Have you ever stood in an empty house that was so beautiful that it took your breath away? I have…
There she stands in all her glory. Backlit by an afternoon sun and the gentle sound of the lapping waters of the river behind her. The air is thick with humidity and occasionally a bee can be heard. Then there is the soft smell of flowers blooming nearby. Even after 265 years she is still in amazing condition. No furniture adorns her insides but really furniture would just distract from her regal beauty. She has survived the American Revolution, the US Civil War, the 1886 earthquake, Hurricane Hugo and hundreds of other storms (recently hurricane Irene) but still she stands as a testament to the men that dreamed of her, built her and kept her safe for the last two centuries and six plus decades.
“She is not only one of the finest surviving colonial houses in America, in fact the earliest such house to come down to us unrestored. Better still, she is open to the public. She is truly a colonial American treasure, and I can think of few buildings more worthy of investments by scholars, preservation activists, and donors.”
– Camille Wells, architectural historian
Her name is Drayton Hall and she is located on Ashley River Road in Charleston, South Carolina. Drayton Hall is the only plantation on Ashley River Road to survive intact to present day. She is a National Historic Landmark and a National Trust Historic Site.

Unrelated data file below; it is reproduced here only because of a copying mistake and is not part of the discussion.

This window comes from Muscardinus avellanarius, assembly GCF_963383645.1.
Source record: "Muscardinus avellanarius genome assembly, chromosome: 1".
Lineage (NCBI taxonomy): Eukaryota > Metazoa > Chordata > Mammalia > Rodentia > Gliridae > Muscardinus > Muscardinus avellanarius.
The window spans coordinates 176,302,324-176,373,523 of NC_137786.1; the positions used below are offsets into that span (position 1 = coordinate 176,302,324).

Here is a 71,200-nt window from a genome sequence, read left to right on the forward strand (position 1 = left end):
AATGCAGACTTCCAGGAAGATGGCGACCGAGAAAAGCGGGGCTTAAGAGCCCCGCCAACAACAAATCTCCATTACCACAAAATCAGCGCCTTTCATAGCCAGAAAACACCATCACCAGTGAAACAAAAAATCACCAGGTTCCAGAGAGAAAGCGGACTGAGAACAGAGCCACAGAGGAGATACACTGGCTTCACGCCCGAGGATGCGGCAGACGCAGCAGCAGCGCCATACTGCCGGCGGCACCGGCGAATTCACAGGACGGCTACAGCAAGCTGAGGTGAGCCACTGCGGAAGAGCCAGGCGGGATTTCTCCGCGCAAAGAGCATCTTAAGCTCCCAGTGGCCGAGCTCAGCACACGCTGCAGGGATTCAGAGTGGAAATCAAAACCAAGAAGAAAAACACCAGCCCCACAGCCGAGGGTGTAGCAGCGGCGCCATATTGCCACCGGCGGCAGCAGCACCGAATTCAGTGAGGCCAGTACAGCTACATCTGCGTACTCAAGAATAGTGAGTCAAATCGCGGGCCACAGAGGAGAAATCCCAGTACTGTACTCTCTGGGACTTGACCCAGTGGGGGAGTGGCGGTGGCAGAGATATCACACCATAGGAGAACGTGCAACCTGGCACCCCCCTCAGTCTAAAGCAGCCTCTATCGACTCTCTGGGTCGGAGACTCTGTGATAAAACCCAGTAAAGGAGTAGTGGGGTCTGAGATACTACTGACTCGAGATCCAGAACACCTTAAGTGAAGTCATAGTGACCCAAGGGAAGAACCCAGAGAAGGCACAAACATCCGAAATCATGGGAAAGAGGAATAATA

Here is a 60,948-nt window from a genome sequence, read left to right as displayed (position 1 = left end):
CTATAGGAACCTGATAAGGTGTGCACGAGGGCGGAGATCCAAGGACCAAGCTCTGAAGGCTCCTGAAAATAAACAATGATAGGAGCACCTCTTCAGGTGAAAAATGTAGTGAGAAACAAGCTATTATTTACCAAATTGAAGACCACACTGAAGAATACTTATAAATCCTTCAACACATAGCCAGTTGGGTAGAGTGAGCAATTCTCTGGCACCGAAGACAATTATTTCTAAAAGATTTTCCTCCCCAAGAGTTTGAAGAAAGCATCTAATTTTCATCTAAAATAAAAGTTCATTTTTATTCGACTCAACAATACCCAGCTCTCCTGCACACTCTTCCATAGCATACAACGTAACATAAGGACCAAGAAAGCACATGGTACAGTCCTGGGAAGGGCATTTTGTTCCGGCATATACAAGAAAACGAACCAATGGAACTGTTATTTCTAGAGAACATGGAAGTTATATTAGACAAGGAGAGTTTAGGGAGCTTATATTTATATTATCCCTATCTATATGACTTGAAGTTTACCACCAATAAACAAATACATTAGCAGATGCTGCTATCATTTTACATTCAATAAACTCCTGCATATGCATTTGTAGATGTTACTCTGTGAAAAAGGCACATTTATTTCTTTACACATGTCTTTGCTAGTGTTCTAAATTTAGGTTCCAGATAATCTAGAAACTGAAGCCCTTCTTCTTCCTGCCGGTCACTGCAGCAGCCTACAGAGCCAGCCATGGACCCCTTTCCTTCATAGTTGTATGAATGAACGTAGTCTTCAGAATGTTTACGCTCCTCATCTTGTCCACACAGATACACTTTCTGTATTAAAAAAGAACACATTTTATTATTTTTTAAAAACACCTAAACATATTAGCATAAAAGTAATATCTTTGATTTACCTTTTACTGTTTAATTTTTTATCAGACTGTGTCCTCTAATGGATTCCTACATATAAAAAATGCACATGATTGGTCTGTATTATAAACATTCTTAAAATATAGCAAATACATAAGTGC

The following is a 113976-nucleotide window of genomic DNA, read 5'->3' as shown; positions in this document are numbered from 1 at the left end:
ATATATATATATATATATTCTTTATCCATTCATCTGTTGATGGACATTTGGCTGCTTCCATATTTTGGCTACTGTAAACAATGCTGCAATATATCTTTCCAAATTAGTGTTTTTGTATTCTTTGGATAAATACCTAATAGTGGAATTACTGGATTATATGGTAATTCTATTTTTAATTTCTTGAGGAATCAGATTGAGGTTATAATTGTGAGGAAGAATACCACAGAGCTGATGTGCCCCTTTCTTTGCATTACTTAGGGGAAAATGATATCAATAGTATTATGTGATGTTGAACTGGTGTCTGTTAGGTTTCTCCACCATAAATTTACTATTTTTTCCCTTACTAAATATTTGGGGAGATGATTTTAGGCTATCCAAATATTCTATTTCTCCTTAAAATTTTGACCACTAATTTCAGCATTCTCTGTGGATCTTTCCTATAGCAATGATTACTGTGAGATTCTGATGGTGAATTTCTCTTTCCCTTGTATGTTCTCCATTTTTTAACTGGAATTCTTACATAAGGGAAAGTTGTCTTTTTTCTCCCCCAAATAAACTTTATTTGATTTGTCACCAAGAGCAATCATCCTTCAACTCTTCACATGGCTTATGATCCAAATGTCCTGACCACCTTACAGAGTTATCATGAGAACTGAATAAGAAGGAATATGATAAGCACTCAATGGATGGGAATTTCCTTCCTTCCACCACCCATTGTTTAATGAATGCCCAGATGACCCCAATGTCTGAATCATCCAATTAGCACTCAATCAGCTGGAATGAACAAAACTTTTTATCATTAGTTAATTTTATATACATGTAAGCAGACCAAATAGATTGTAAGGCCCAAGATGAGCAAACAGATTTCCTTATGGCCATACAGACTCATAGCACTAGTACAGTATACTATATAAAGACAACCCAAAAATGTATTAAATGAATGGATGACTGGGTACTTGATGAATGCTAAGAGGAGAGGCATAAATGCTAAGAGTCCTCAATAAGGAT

Drayton Hall was built by the Drake Family and remained in the family for 7 generations. It was in 1974 that the Drayton family sold the estate to the National Historic Trust and the majority of land to the state upon the passing of the last inhabitant of the main house, Charlotta Drayton, in 1969. Charlotta left her portion of the entire estate to her nephews, Charles Drayton and Francis Drayton, who already owned shares. It was the decision of the nephews to finally sell the house and 125 acres to the National Trust for Historic Preservation and remaining acreage to the state. The Drayton family came to the new country from Barbados in the 1670s with the slave family named Bowen. The Bowen family also remained at Drayton Hall for seven generations and were a major contributor to the historical record of Drayton Hall that exists today.
Drayton Hall [main house] was constructed between 1738-1742 by John Drayton and borders the Ashley River, which was a major traffic way in the early years. She was a staging ground during the American Revolution for both the Colonial and British forces at different times. Drayton was only one of 3 plantation homes to survive the Civil War. Drayton Hall and her owners learned to adapt to the changing economy of a young, growing nation. Originally a rice plantation, Drayton Hall evolved into a phosphate mining location once rice-growing was no longer a viable crop. Eventually she became simply a country retreat as any great lady should in her later years.